With COVID-19 (Coronavirus) increasingly appearing in the media and infecting individuals in our community, Agudath Israel of America has received numerous calls about the virus – specifically regarding its impact on Jewish practices.

 

Below are answers to frequently asked questions, prepared as a public service at the request of rabbanim, and in cooperation with leading infectious diseases specialists and the NYC DOHMH (Department of Health and Mental and Hygiene).

 

1.     How concerned should I be about this virus? Is COVID-19 highly fatal?

 

We are all familiar with the obligation described in the pasuk, “V’nishmartem me’od l’nafshoseichem” (Devarim 4:15). This obligation is central and recurring in halacha.

 

That said, while vigilance during this time is appropriate, we should be aware that even if contracted, most recover from COVID-19 without incident. Calm and common sense are needed, not panic.

 

2.     Are the responses below intended as blanket rules for all locations and times?

 

No. They will differ by time and place. The situation is different in Eretz Yisroel than it is in the US, and different in Westchester County than Ohio. The general advice below is given for areas in the US that have experienced some cases, but have not (yet) reached outbreak status like Westchester County. Use common sense.

 

Moreover, Orthodox communities are often closely linked. We interact and congregate more frequently than the general population. We are community and family centered. Thus, it is unrealistic to think that if the virus has afflicted one Orthodox community it will not soon affect other Orthodox communities. It therefore behooves members of all Orthodox communities to not only exercise additional caution regarding a contagious disease spreading because it is our religious duty, but because the scientific reality demands it.

 

Finally, guidance given here is stated as of, and shortly after, its publication. Recommendations may change as the situation progresses.

 

3.     Is everyone equally at risk?

 

No. While anyone can contract COVID-19, the elderly are far more vulnerable to the disease. Reports of mortality rates of those under 50 are very low, and there have been no fatalities, and very few severe cases reported in young children. But these rates increase exponentially for every decade after age 50. In addition, those with cardiovascular disease, diabetes, chronic respiratory disease, and some other chronic conditions, are more vulnerable to complications. The recommendations below are for generally healthy people under 50 or 60. Others may wish to take additional precautions.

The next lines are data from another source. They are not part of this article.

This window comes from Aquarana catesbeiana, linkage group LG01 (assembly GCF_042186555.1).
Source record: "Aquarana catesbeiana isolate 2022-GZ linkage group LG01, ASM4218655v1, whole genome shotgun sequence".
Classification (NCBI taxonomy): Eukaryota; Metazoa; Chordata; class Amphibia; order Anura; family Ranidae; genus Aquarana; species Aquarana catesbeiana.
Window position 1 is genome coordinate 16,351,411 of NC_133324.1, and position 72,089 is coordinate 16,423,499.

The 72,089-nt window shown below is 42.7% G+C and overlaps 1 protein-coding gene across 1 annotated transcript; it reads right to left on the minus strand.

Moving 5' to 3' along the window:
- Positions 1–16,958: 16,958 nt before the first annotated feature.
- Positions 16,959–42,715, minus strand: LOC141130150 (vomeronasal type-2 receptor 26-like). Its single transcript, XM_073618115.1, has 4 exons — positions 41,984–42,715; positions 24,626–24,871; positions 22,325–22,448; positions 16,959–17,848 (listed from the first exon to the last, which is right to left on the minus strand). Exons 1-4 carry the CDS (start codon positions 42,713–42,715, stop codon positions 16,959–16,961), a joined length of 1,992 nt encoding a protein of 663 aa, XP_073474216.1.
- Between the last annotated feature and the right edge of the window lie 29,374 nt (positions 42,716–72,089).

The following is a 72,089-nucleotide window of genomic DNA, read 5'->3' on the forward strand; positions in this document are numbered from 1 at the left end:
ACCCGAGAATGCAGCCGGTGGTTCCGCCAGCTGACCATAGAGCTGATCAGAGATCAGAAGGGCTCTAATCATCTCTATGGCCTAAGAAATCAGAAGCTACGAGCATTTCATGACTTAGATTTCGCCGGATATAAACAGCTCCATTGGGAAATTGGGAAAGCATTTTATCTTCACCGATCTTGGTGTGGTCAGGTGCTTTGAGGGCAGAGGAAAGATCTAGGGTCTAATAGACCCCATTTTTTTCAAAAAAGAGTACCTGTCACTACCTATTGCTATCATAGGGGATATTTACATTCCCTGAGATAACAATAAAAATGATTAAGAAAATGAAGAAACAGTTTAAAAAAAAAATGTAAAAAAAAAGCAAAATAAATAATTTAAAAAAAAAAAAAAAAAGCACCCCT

4.     Should I avoid going to shul until this blows over?

 

No. The situation does not warrant that.

 

However, if one has a fever and/or respiratory symptoms (such as a cough, sore throat, or shortness of breath) or has had recent contact with a known COVID-19 carrier, he should not enter a public area like a shul until found to be clear of the virus, so as not to risk endangering others. Also, see FAQ #3 for a discussion of those at greater risk.

 

5.     Should I avoid Megilla leining and my family’s Purim mesibos? Should weddings be postponed?

 

No. But see FAQ #2-4, and be mindful to practice the hygiene steps listed in FAQ #12. There is also a distinction between small, family gatherings and large gatherings where many will be packed into close quarters.

 

6.     Should I avoid touching siddurim or other items touched by other people?

 

It is important to understand how COVID-19 spreads. COVID-19 is generally spread by respiratory droplets expelled from an infected person that come into contact with another’s eyes, mouth or nose. This typically occurs from a cough or sneeze, or micro-droplets from speech. Disease can also spread when a person touches a contaminated surface and then rubs his own eyes, mouth or nose. The virus survives on surfaces for a short time.

 

Therefore, rather than avoiding touching all surfaces, one should focus on employing good hygiene practices described in FAQ #12. Appropriate cleaning of high-touch surfaces like doorknobs may be recommended, especially for high-risk individuals described in FAQ #3 or those in quarantine.

 

7.     How about avoiding shaking hands?